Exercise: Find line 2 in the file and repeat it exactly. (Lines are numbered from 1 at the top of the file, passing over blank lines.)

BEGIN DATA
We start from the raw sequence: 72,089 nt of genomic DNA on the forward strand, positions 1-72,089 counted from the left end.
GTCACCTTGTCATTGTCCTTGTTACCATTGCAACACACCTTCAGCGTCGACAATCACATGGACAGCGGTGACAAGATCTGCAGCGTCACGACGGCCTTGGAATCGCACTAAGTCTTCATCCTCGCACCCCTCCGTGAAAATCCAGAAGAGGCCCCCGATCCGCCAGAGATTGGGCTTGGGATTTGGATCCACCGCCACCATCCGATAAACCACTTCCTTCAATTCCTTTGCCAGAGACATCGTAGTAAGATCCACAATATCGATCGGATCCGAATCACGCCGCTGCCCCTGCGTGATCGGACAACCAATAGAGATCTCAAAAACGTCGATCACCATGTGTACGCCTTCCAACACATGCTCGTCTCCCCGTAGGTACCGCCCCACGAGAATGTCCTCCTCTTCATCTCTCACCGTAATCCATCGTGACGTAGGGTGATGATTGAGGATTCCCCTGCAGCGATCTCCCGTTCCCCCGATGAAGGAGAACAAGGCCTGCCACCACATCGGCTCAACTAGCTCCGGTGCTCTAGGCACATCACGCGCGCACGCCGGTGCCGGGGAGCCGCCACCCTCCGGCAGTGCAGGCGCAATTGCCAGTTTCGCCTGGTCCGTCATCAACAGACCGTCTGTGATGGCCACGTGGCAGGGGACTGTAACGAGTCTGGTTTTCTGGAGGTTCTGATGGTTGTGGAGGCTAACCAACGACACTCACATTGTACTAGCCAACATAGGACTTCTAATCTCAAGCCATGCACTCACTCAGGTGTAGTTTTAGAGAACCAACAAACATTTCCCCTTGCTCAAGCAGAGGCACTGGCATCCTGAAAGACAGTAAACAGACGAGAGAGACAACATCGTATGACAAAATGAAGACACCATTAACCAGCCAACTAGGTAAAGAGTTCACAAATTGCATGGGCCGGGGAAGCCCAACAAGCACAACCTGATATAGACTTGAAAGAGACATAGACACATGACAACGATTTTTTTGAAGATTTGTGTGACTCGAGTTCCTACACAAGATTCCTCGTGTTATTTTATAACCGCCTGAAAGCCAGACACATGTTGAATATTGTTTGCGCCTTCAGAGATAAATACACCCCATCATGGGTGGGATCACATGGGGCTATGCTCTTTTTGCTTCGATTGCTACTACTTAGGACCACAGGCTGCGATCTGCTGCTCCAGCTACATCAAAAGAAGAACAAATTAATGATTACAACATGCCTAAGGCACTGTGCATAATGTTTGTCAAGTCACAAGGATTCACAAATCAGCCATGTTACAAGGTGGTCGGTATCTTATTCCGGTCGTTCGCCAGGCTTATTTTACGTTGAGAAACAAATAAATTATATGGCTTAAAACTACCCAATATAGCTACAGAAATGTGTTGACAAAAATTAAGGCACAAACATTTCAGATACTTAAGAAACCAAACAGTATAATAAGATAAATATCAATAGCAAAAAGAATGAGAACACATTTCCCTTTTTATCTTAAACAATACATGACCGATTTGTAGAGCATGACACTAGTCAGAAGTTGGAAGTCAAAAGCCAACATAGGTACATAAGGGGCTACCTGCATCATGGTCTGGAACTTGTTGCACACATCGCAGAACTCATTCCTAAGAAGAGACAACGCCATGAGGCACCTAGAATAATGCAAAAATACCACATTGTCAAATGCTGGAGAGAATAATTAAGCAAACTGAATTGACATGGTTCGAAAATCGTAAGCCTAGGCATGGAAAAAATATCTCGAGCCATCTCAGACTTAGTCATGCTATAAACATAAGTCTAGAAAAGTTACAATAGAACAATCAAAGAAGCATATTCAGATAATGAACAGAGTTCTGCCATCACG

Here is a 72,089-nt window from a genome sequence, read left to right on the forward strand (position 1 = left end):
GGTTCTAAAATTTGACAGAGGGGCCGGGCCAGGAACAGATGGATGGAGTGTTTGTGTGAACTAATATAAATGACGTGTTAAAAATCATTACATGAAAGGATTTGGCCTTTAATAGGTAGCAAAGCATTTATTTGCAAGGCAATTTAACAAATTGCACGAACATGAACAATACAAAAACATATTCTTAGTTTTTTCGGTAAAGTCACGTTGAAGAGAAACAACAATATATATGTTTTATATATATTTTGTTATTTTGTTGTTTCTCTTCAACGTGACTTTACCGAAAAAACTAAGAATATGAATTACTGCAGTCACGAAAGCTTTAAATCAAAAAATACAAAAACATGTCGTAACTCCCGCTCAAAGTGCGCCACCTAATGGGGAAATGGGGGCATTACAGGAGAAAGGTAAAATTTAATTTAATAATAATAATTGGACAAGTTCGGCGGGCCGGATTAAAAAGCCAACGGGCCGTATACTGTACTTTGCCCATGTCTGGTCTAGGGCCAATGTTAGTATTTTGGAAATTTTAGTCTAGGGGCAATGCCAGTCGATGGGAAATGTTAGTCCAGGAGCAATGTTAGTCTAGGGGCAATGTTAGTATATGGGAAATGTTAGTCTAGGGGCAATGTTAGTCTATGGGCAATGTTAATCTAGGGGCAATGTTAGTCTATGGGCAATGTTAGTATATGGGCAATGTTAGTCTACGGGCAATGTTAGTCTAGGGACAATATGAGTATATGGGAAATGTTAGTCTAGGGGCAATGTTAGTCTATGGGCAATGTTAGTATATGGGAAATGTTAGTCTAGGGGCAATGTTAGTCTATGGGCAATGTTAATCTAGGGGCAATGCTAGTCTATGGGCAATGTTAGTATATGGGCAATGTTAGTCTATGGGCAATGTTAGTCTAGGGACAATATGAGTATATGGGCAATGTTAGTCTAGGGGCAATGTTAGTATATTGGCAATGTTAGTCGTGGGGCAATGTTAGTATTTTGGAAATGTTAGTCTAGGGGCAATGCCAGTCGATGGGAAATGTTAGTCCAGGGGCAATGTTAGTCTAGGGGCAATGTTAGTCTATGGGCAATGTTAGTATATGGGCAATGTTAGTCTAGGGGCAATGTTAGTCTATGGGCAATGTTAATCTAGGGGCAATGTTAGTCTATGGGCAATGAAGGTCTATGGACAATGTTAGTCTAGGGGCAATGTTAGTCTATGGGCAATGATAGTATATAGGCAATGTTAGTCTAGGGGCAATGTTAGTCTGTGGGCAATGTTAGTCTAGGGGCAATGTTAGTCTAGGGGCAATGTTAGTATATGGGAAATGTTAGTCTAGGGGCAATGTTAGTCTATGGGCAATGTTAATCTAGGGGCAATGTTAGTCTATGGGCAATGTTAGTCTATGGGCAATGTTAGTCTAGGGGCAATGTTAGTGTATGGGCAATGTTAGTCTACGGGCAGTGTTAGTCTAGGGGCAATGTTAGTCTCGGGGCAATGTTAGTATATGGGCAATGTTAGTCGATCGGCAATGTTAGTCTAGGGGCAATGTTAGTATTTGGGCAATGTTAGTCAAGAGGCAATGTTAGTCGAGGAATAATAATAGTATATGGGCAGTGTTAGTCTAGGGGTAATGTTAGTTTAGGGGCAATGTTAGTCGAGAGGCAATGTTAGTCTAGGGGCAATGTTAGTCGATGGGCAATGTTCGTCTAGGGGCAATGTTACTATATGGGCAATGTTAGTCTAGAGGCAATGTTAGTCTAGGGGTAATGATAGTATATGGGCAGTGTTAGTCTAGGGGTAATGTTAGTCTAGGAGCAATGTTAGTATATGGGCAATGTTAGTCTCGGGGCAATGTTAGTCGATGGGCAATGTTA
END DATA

GTCACCTTGTCATTGTCCTTGTTACCATTGCAACACACCTTCAGCGTCGACAATCACATGGACAGCGGTGACAAGATCTGCAGCGTCACGACGGCCTTGGAATCGCACTAAGTCTTCATCCTCGCACCCCTCCGTGAAAATCCAGAAGAGGCCCCCGATCCGCCAGAGATTGGGCTTGGGATTTGGATCCACCGCCACCATCCGATAAACCACTTCCTTCAATTCCTTTGCCAGAGACATCGTAGTAAGATCCACAATATCGATCGGATCCGAATCACGCCGCTGCCCCTGCGTGATCGGACAACCAATAGAGATCTCAAAAACGTCGATCACCATGTGTACGCCTTCCAACACATGCTCGTCTCCCCGTAGGTACCGCCCCACGAGAATGTCCTCCTCTTCATCTCTCACCGTAATCCATCGTGACGTAGGGTGATGATTGAGGATTCCCCTGCAGCGATCTCCCGTTCCCCCGATGAAGGAGAACAAGGCCTGCCACCACATCGGCTCAACTAGCTCCGGTGCTCTAGGCACATCACGCGCGCACGCCGGTGCCGGGGAGCCGCCACCCTCCGGCAGTGCAGGCGCAATTGCCAGTTTCGCCTGGTCCGTCATCAACAGACCGTCTGTGATGGCCACGTGGCAGGGGACTGTAACGAGTCTGGTTTTCTGGAGGTTCTGATGGTTGTGGAGGCTAACCAACGACACTCACATTGTACTAGCCAACATAGGACTTCTAATCTCAAGCCATGCACTCACTCAGGTGTAGTTTTAGAGAACCAACAAACATTTCCCCTTGCTCAAGCAGAGGCACTGGCATCCTGAAAGACAGTAAACAGACGAGAGAGACAACATCGTATGACAAAATGAAGACACCATTAACCAGCCAACTAGGTAAAGAGTTCACAAATTGCATGGGCCGGGGAAGCCCAACAAGCACAACCTGATATAGACTTGAAAGAGACATAGACACATGACAACGATTTTTTTGAAGATTTGTGTGACTCGAGTTCCTACACAAGATTCCTCGTGTTATTTTATAACCGCCTGAAAGCCAGACACATGTTGAATATTGTTTGCGCCTTCAGAGATAAATACACCCCATCATGGGTGGGATCACATGGGGCTATGCTCTTTTTGCTTCGATTGCTACTACTTAGGACCACAGGCTGCGATCTGCTGCTCCAGCTACATCAAAAGAAGAACAAATTAATGATTACAACATGCCTAAGGCACTGTGCATAATGTTTGTCAAGTCACAAGGATTCACAAATCAGCCATGTTACAAGGTGGTCGGTATCTTATTCCGGTCGTTCGCCAGGCTTATTTTACGTTGAGAAACAAATAAATTATATGGCTTAAAACTACCCAATATAGCTACAGAAATGTGTTGACAAAAATTAAGGCACAAACATTTCAGATACTTAAGAAACCAAACAGTATAATAAGATAAATATCAATAGCAAAAAGAATGAGAACACATTTCCCTTTTTATCTTAAACAATACATGACCGATTTGTAGAGCATGACACTAGTCAGAAGTTGGAAGTCAAAAGCCAACATAGGTACATAAGGGGCTACCTGCATCATGGTCTGGAACTTGTTGCACACATCGCAGAACTCATTCCTAAGAAGAGACAACGCCATGAGGCACCTAGAATAATGCAAAAATACCACATTGTCAAATGCTGGAGAGAATAATTAAGCAAACTGAATTGACATGGTTCGAAAATCGTAAGCCTAGGCATGGAAAAAATATCTCGAGCCATCTCAGACTTAGTCATGCTATAAACATAAGTCTAGAAAAGTTACAATAGAACAATCAAAGAAGCATATTCAGATAATGAACAGAGTTCTGCCATCACG